Campeche has large expanses of mangroves which dominate the swamps. Non swamp areas are dominated by palm trees. Wildlife is dominated by bird and reptile species such as storks, pelicans, ducks, seagulls, lizards, turtles and water snakes. The Mountain region is in the north and east of the state consisting of two chains of low hills called the Dzibalchen and Sierra Alta. The state has a number of ecosystems, from rainforest, to savanna to coast and sea. Environmentally, the state is divided into four major regions. The coast region consists of the entire coastline of the state and a strip of shallow water just offshore called the Sonda de Campeche with coral reefs and low islands called cays. It also includes the savannah area and an area called Los Chenes, where natural wells called cenotes are common. This area is noted for its tropical hardwoods and the chicle or gum tree. Many of the plants used in the state’s cuisine such as achiote and tropical fruits are from here. This area is under threat due to over exploitation. The River region is located in the southwest of the state, named after the various rivers that flow here, mostly emptying into the Laguna de Términos. It has the hottest and most humid climate in Campeche with wildlife and vegetation similar to that found in both the Rainforest and Coast regions. Wildlife includes deer, armadillos, rabbits, quail, and woodpeckers. The Rainforest region is located on the center and south of the state with a wide variety of trees including tropical hardwoods such as mahogany.

Campeche´s protected areas are: The Laguna de Términos Reserve, Calakmul Biosphere Reserve and the Los Petenes Biosphere Reserve with total an area of 1,810,597 hectares. The Laguna de Términos Reserve includes the lagoon and the area surrounding it with an area of 705,017 hectares. The Calakmul Reserve was created in 1989 over 723,185 hectares. It consists of Yucatán and Tehuantepec moist forests, containing high and medium growth semi-deciduous forests and seasonally flooded low height semi-deciduous forests. It was established in 1994. The wildlife is dependent on a varied and complex system of fresh and brackish water. The reserve extends over 382 hectares in the municipalities of Campeche, Tenabo, Hecelchakan and Calkini. Los Petenes is a natural reserve consisting of isolated pockets of rainforest with mangrove areas in between.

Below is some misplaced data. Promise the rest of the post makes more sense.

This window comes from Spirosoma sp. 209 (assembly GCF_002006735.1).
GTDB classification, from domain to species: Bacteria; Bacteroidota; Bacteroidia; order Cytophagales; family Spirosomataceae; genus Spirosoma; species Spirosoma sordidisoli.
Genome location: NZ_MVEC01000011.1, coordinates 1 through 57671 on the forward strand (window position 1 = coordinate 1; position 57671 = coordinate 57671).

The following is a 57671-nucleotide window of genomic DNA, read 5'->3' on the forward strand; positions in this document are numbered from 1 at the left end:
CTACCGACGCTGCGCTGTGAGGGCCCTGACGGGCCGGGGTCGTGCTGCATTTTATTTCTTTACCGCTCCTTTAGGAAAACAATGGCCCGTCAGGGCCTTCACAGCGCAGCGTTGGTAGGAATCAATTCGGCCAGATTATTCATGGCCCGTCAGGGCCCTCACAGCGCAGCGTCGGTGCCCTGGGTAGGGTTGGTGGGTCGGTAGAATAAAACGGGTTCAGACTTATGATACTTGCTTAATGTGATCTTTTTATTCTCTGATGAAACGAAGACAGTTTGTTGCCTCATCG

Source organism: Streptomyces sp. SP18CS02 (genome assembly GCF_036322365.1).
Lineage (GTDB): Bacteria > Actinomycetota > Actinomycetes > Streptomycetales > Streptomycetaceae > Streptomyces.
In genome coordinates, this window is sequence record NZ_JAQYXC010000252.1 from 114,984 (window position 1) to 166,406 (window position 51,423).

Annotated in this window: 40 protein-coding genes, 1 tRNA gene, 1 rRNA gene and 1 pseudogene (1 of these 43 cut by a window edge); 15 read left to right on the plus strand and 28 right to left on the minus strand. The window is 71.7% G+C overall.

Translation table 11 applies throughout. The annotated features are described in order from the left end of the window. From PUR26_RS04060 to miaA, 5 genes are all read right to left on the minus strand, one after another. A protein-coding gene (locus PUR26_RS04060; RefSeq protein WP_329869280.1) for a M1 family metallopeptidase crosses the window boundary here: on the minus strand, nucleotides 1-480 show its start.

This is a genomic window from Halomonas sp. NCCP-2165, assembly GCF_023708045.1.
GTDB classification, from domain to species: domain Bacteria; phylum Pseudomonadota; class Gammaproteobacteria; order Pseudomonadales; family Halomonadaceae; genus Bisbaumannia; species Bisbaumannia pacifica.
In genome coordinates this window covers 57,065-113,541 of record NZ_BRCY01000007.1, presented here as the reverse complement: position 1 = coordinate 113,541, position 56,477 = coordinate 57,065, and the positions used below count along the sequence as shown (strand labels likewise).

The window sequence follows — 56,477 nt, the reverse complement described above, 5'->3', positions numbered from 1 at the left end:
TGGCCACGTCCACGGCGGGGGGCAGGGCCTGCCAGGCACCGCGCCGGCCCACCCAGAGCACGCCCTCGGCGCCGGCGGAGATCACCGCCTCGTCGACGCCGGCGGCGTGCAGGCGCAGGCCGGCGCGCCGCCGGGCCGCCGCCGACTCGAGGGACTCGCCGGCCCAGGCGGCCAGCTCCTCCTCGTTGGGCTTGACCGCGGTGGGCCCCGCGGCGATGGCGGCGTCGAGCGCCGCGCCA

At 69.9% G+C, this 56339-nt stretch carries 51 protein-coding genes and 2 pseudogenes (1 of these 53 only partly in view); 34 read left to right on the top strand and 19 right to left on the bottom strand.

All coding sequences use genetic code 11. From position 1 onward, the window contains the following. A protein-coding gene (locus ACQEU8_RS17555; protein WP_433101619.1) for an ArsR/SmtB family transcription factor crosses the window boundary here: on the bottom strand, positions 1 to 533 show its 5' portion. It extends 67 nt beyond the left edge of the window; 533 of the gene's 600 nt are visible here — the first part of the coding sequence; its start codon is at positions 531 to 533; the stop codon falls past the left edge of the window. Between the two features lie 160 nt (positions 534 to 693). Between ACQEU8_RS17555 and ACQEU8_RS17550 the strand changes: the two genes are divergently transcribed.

Bixa orellana Campeche

Main Campeche Flora. Ceiba pentandra, Enterolobium cyclocarpum, Mangle, Haematoxylum campechianum, Bixa orellana.


Main Campeche Fauna. Trichechus, Mazama americana, Eretmochelys imbricata, Crax rubra, Caiman, Panthera onca, Meleagris ocellata, Stenella, Leopardus pardalis, Boa constrictor.


Campeche | Miguel Colorado of Cenote

mexico campeche Laguna de Pargos

Away from the coast, these rainforests are interspersed with savannah areas and along the coast are accompanied by areas with sand dunes, mangrove wetlands and estuaries. Rainforest areas subdivide into a number of types which include perennial tall tree rainforest, semi perennial tall tree rainforest, deciduous medium height tree rainforest, semi deciduous medium height tree rainforest, deciduous low height tree rainforest and semi perennial low height tree rainforest. Plat and tree species that can be found in the various rainforests include huapaque, cedar (cedrela Mexicana), pukte (bucida buceras), sapote, dyewood (haematoxyllum campechianum), dzalam (lysiloma bohamensis) and more. Also known for a number of precious tropical hardwoods such as red cedar, mahogany, ciricote (cordia dodecandra) and (guialum sanctum) guayacán. Through the coastal areas, palms prevail such as the royal palm and coconut. The predominant wildlife species in the state are the ocelot, puma, deer, wild boar, jaguar, raccoon, hare, ring-tailed cat and spider monkey. There are many bird species including the ducks, quail, pelicans, chachalaca, toucan, buzzard and numerous others. Reptiles comprise of rattlesnakes, coral snakes, boa constrictors, various species of sea and land turtles, crocodiles and iguanas. Diving off the coast is in most of the state you´ll find abundant aquatic life including many species of fish, crustaceans and mollusks.